After our last experience with the polyurethane clear coat we had used yellowing badly, we weren’t going to put anything other than Mr. Color UV Cut Gloss Clear on it to keep it from yellowing. Unfortunately we had a problem locating a good supply of UV Cut Gloss in spray cans (if only we knew some guy who could import it by the case directly from Japan… lol). I sprayed some on the blue and gray parts since those colors come out of the can flat. I also hit some of the white parts where there would be prominent decals. The white paint itself was glossy but if you know paint, you only get it good and glossy with a few good coats. We didn’t really have time to put another couple of coats of white (and we would have had to go out and buy another $20 worth of paint to do it) and we didn’t have enough UV Cut gloss to put a couple overall coats and get it good and glossy under the decals. We had some serious trouble with the decals not wanting to stick to the flat/rough parts and even many of the decals that did stick show some bad silvering. It’s pretty disappointing given all the work we put into the Unicorn and how nice it came out in general, but I think it’s understandable since we didn’t have enough gloss spray to use.

Crap, not enough glosscoat!

Crap, not enough glosscoat!

As was often the case on any given day, one of our group was feeling burnt out on the project and in their own words, “apathetic”. So on top of all the trouble we had with the decals lifting after everyone went home, there was the further problem of some just plain sloppy work. Decals on the arms and shoulders were crooked and mismatched (red on the left arm, black on the right arm, high on the left shoulder, low on the right shoulder, there on the left arm, missing on the right arm).

Am I just anal???

Am I just anal???

Or do all these decals not match up???

Or do all these decals not match up???

I printed some replacement decals that afternoon and sanded/repainted/reglossed some of the roughest spots. I was going to apply replacement decals Monday afternoon but it bothered me so much I literally couldn’t sleep, so about 12:30 am I got up and went out in the garage and started reapplying decals. I finished at 1:45 am. I think this was the third bout of insomnia this bloody Unicorn has triggered. I’m so AMS/OCD. After this episode (and my bitching about it) we fell into a pattern where people would do some work and then they’d have me inspect it for QC. “Is that good enough, Dan? You’re not gonna lose sleep over it?” Yeah, yeah, yeah…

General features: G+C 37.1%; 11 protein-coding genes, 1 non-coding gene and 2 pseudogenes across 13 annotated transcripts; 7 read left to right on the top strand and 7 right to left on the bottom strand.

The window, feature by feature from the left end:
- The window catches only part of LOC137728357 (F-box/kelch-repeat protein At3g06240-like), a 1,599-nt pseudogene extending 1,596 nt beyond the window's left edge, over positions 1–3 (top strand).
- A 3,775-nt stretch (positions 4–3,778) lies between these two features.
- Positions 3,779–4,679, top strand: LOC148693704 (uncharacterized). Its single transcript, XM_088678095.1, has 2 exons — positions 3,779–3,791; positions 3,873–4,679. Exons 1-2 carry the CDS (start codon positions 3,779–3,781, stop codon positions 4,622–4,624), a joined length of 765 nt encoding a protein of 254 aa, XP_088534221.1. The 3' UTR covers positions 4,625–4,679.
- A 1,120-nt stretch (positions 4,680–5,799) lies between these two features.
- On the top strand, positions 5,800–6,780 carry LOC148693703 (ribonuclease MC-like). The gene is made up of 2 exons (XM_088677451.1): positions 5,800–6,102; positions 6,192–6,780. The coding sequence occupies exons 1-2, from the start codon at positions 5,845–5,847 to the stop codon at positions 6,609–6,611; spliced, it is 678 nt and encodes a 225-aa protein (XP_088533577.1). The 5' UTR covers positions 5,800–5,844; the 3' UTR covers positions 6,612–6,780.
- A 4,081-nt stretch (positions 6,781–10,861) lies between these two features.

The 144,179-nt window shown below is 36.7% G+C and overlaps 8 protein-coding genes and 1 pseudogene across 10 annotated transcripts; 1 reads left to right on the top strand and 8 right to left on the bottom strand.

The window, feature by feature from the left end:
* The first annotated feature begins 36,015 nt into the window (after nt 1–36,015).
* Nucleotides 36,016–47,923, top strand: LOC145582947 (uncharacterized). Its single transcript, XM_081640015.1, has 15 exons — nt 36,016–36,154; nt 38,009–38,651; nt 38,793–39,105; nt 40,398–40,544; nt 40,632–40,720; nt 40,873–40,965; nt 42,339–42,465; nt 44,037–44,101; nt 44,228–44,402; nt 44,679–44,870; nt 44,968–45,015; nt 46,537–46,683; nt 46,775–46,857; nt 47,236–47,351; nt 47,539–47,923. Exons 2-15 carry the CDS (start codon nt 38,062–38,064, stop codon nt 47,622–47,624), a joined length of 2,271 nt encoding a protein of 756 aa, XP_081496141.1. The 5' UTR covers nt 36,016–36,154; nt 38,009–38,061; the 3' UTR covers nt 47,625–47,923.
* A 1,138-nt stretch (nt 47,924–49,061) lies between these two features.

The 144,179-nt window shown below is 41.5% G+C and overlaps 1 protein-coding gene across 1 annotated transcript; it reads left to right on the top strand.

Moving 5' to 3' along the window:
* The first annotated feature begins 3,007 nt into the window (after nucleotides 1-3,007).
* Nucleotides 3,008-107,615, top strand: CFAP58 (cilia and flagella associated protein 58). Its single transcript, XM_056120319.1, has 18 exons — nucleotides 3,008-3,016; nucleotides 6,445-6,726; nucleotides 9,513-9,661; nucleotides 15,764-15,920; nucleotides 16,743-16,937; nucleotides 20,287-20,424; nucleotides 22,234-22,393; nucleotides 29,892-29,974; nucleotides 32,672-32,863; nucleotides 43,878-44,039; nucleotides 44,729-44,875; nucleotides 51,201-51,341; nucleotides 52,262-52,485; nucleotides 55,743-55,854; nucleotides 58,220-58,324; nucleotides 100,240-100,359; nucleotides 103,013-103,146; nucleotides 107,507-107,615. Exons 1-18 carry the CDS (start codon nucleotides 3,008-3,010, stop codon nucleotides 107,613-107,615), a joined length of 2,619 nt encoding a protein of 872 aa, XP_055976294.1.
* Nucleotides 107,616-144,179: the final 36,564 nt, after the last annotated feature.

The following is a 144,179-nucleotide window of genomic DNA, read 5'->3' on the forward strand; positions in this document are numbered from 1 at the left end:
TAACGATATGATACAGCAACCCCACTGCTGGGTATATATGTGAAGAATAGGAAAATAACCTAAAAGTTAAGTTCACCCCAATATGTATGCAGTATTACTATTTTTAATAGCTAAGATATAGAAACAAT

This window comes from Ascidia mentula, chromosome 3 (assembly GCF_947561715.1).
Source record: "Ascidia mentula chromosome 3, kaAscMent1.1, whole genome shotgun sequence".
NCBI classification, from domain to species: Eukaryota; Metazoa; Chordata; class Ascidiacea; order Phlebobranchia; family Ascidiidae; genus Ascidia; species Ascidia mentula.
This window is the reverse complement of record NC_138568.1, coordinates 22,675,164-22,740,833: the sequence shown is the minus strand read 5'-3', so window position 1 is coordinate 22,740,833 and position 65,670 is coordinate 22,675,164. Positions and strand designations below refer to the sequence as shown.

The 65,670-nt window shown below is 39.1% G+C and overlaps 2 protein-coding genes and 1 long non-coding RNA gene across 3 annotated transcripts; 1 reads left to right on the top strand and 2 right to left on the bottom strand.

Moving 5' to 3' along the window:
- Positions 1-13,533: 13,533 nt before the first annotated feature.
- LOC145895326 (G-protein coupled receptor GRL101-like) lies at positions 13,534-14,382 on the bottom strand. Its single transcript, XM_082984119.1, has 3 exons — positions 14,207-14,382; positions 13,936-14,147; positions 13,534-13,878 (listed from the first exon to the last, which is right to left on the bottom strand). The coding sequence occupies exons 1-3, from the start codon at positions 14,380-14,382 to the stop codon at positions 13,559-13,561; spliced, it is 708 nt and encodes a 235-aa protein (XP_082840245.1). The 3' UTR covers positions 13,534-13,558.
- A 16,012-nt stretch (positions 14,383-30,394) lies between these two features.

Much better (time- 1:45 am)

Much better (time- 1:45 am)

Monday night (the last Monday before WonderCon) the guys came over and we sprayed the last of our gloss coat over the decals and did touch-ups on the paint. On Tuesday we did panel lines and then sprayed a flat coat of UV Cut and finally held our collective breath and peeled the masking off the red. We had unmasked bits of red during touch ups and had seen it peel off (really bad in one place) and so we were super freaked out that we were going to lose a lot of it and have to do a lot of last-minute touch ups.

Our luck held and we only had minor occurrences of the red peeling back here and there on the model, and in all cases the silver had still held, so we just had to respray with the clear red. Ironically, the biggest blemish was in the gold paint on the V-fin. There was a quarter-size piece of paint that had lifted, revealing the original yellow.

Stepping back (I have to remember to do that) the Unicorn looked REALLY good. The deep candy red shining in contrast to the bright flat white looks really good. The gold V-Fin looks just right now.

Love the Red!